Resident elective selection is dependent on numerous factors including career preference, subspecialty interest, real or perceived quality of subspecialty education, opportunity to secure faculty recommendation letters, desire to improve knowledge in the subspecialty, auditioning for fellowship opportunities, guidance of an advisor or program director, and even such things as ease of the schedule or rigorousness of the rotation.
Although analysis of the data from 2008 suggested a positive association between exposure to the pulmonary and rheumatology electives and improved ABIM-CE scores, analysis of subspecialty elective exposures for all years combined failed to demonstrate a statistically significant positive relationship between specific elective exposures and ABIM-CE scores. It is possible that the sample size in this study was too small to demonstrate differences in outcomes simply because the residency program studied has relatively high numbers of elective exposures and high overall pass rates on the ABIM-CE. Another factor which may have contributed to lack of association between elective exposure and ABIM-CE performance in this study is that while all major electives in our program have a formal curriculum, there is wide variation in the structure, goals and objectives of the individual electives. Some electives include both inpatient and outpatient experiences, while others focus on only one or the other. The elective experience may vary dependent on the teaching experience of the attending physician. Finally, electives vary as to inclusion of pre- and post-testing, required reading lists, and subspecialty conference exposures. Prior studies have shown that formalized elective curricula [11,12] or inclusion of elective specific multiple-choice testing program  improves resident performance on standardized tests of medical knowledge.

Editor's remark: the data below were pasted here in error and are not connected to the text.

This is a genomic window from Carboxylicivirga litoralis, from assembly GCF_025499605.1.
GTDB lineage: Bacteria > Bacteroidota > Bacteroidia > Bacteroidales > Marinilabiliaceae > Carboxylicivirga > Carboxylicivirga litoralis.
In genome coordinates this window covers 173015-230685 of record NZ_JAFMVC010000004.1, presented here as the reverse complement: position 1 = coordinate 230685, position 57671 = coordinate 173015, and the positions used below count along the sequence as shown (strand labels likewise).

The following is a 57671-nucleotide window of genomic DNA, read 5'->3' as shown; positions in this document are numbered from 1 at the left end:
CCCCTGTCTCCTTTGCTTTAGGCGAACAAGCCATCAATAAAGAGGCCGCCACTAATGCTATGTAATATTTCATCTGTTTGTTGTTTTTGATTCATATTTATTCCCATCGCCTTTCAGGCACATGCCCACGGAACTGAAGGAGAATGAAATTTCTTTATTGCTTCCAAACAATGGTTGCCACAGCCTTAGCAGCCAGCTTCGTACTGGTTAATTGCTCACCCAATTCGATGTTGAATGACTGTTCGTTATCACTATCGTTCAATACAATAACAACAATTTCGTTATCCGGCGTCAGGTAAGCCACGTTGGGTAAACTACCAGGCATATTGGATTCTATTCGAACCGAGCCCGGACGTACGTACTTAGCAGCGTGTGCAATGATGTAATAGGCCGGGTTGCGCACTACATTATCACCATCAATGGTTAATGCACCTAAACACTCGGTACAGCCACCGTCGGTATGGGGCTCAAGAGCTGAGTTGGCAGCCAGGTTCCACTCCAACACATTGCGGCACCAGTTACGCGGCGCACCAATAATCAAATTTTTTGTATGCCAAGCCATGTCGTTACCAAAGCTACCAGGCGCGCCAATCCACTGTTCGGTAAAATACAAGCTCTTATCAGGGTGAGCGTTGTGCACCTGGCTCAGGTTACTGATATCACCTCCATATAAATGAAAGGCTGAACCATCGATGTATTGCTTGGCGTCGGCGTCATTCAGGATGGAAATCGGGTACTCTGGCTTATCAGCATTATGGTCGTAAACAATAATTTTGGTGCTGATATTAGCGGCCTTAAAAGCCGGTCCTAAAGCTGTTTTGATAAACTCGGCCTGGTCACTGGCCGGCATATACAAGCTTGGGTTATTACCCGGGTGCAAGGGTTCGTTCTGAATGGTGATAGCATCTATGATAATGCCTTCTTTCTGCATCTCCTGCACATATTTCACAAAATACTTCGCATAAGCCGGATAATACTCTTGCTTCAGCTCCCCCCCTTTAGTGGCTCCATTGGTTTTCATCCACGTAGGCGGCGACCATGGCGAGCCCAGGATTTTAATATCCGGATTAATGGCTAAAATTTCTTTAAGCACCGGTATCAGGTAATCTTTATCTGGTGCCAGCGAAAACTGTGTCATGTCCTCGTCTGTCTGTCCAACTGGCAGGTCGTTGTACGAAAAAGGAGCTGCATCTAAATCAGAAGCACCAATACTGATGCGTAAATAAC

In our study participation in the cardiology elective was associated with worse performance on the ABIM-CE. This finding may reflect the nature of this elective as a more service driven elective, with a focus on repetitive, protocol driven, hospital-based experience and fewer one-on-one resident-attending interactions. Investigation of the characteristics of specific electives, such as the inpatient and outpatient focus, inclusion of reading lists, subspecialty conferences and pre- and post-testing these relationships was outside the scope of this study, but merits further investigation in a larger prospective study.
Our study did not demonstrate a statistically significant relationship between repeated elective exposures in a single specialty and ABIM-CE performance, suggesting that repeated exposure to a particular subspecialty may not offer additional improvement in medical knowledge. Although the population size limited the statistical significance of this finding, the data suggests that there may be a “threshold” number of elective exposures associated with improved ABIM-CE scores, but above which further elective experiences do not further improve ABIM-CE performance. This observation is helpful to program directors planning schedules and supports recommendations to move residency education from a structure and process based “time dependent” system towards a more competency based program where the major outcome is knowledge acquisition driven by the learner and assessed using multiple outcome measures .
While there is an increasing push towards self-directed learning and autonomy in selection of electives it is well recognized that residents themselves are not always good judges of their own medical knowledge . As in prior studies , our data showed strong correlation between the program director medical knowledge score and the ABIM-CE score, reinforcing the continued predictive value of program director evaluations, and supporting use of these evaluations in guiding residents throughout residency.